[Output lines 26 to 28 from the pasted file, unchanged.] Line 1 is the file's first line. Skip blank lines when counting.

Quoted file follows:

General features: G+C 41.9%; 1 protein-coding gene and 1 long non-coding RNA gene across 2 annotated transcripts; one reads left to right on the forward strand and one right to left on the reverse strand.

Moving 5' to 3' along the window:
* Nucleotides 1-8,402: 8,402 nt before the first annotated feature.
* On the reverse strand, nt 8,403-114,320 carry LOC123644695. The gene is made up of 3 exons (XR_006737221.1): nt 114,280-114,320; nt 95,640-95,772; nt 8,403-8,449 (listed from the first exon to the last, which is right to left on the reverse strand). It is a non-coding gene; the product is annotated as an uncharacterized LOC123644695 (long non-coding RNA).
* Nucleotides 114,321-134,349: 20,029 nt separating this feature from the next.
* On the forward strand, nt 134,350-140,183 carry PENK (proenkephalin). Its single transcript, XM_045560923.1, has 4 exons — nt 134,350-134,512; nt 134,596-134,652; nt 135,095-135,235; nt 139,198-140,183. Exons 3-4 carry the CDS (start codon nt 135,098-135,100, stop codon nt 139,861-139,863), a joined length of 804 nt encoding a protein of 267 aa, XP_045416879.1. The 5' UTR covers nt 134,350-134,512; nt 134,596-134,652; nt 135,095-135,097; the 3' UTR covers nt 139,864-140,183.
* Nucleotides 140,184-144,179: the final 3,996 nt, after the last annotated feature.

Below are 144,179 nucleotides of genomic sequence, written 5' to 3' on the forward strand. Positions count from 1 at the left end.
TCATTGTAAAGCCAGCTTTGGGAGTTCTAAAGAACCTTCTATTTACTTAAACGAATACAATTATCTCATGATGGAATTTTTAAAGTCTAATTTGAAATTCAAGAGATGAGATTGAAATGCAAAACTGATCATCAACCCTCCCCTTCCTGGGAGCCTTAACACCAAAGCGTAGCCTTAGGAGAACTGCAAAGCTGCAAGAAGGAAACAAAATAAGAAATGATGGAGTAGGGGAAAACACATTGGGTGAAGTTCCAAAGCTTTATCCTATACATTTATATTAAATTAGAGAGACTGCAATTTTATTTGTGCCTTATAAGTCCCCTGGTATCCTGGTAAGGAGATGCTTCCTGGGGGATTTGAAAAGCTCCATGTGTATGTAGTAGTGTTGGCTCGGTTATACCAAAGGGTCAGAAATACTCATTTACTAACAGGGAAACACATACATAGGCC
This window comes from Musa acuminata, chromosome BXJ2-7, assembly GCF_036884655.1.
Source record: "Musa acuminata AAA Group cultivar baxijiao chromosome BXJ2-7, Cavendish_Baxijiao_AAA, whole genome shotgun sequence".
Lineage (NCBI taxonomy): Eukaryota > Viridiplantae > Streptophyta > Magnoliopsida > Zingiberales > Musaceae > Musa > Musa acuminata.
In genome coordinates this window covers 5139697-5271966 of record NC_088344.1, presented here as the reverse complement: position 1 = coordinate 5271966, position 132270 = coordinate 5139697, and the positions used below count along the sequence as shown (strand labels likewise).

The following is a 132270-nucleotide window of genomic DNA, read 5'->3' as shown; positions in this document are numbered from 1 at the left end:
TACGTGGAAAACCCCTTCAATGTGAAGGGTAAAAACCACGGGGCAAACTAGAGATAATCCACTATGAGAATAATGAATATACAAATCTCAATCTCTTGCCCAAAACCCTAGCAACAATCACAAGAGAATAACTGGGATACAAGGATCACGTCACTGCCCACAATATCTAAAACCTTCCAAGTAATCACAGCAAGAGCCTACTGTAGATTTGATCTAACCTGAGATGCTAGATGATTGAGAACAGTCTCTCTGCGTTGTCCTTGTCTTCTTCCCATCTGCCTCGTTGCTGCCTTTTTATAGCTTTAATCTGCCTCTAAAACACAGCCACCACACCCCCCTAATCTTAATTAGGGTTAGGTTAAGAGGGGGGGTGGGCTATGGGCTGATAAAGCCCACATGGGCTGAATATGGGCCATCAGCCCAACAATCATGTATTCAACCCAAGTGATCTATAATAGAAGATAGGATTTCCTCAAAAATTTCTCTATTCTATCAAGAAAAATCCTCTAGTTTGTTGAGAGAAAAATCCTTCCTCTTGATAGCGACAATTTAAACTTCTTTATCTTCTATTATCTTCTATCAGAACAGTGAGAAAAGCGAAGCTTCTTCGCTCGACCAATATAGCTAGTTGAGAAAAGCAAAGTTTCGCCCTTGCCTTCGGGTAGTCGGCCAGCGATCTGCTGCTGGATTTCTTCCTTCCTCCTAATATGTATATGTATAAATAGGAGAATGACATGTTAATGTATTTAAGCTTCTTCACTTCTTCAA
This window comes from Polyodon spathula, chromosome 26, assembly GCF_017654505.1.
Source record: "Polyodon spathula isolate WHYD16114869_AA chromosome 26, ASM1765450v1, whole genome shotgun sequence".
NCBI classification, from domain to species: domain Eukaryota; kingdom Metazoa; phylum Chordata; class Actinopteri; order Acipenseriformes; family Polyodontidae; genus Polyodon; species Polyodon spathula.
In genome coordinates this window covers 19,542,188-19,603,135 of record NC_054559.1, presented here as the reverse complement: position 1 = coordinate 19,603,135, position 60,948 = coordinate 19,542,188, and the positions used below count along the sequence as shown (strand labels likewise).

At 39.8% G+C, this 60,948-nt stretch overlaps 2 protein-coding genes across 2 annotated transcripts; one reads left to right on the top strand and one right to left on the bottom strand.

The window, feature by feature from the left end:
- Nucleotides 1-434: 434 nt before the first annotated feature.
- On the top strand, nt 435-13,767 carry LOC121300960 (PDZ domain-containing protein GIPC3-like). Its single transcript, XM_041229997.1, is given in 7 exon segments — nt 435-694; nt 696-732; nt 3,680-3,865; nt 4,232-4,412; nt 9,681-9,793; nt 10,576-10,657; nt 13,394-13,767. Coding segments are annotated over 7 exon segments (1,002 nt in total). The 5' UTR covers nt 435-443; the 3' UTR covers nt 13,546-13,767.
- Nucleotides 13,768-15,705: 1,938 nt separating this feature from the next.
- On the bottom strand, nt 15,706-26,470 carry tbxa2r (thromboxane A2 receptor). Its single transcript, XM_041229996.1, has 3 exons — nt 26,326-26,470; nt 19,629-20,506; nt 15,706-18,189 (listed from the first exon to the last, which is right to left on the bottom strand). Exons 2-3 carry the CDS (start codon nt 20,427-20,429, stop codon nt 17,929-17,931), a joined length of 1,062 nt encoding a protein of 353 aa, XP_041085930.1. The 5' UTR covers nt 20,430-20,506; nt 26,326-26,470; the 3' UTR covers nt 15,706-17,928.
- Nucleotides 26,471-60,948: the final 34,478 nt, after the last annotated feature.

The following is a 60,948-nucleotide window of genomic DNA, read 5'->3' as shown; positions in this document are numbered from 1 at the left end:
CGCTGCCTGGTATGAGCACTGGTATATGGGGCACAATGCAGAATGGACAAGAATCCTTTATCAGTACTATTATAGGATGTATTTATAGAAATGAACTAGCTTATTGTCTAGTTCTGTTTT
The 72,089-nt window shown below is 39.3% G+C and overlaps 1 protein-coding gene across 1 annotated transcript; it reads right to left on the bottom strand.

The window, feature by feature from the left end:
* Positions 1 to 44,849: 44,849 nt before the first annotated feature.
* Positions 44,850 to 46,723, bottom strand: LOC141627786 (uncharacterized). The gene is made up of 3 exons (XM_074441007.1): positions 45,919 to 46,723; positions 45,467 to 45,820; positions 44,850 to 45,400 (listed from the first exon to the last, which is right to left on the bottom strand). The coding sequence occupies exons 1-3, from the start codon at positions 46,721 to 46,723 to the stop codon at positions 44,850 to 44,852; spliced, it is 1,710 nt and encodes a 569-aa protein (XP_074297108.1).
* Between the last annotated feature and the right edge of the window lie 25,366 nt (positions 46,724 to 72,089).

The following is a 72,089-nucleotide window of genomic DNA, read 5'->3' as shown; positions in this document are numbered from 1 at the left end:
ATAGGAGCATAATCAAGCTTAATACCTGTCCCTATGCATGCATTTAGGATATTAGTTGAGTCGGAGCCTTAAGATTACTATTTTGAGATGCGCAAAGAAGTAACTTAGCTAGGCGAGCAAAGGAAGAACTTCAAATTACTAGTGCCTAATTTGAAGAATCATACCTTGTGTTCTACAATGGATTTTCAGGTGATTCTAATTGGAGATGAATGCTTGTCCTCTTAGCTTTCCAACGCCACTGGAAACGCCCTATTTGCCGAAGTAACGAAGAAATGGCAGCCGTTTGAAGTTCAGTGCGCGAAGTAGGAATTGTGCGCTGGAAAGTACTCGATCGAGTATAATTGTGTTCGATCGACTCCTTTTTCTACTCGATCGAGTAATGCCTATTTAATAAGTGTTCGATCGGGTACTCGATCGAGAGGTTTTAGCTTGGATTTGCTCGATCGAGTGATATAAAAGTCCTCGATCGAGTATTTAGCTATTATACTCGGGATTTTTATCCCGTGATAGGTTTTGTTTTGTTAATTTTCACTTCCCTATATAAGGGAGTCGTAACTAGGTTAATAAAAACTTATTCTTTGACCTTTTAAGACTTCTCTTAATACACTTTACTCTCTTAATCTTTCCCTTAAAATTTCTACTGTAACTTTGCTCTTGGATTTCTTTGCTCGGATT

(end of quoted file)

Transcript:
- Nucleotides 26,471-60,948: the final 34,478 nt, after the last annotated feature.

The following is a 60,948-nucleotide window of genomic DNA, read 5'->3' as shown; positions in this document are numbered from 1 at the left end:
CGCTGCCTGGTATGAGCACTGGTATATGGGGCACAATGCAGAATGGACAAGAATCCTTTATCAGTACTATTATAGGATGTATTTATAGAAATGAACTAGCTTATTGTCTAGTTCTGTTTT